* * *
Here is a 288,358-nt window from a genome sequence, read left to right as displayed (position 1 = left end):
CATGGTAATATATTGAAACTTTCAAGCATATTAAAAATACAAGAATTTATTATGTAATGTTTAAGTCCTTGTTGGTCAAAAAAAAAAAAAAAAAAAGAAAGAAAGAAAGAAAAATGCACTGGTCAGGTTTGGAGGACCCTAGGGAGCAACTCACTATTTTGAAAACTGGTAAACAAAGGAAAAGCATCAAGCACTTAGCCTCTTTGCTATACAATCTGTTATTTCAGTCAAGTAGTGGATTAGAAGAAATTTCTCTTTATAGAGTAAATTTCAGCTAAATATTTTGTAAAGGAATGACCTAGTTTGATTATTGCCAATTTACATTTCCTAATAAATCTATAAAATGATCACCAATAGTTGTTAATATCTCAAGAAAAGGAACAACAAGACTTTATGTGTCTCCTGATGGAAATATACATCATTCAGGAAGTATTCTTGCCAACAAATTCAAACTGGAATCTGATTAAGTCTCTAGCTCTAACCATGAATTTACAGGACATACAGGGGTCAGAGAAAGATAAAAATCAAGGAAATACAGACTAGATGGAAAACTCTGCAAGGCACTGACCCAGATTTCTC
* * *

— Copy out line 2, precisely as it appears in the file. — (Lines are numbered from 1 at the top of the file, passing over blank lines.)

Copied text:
CATGGTAATATATTGAAACTTTCAAGCATATTAAAAATACAAGAATTTATTATGTAATGTTTAAGTCCTTGTTGGTCAAAAAAAAAAAAAAAAAAAGAAAGAAAGAAAGAAAAATGCACTGGTCAGGTTTGGAGGACCCTAGGGAGCAACTCACTATTTTGAAAACTGGTAAACAAAGGAAAAGCATCAAGCACTTAGCCTCTTTGCTATACAATCTGTTATTTCAGTCAAGTAGTGGATTAGAAGAAATTTCTCTTTATAGAGTAAATTTCAGCTAAATATTTTGTAAAGGAATGACCTAGTTTGATTATTGCCAATTTACATTTCCTAATAAATCTATAAAATGATCACCAATAGTTGTTAATATCTCAAGAAAAGGAACAACAAGACTTTATGTGTCTCCTGATGGAAATATACATCATTCAGGAAGTATTCTTGCCAACAAATTCAAACTGGAATCTGATTAAGTCTCTAGCTCTAACCATGAATTTACAGGACATACAGGGGTCAGAGAAAGATAAAAATCAAGGAAATACAGACTAGATGGAAAACTCTGCAAGGCACTGACCCAGATTTCTC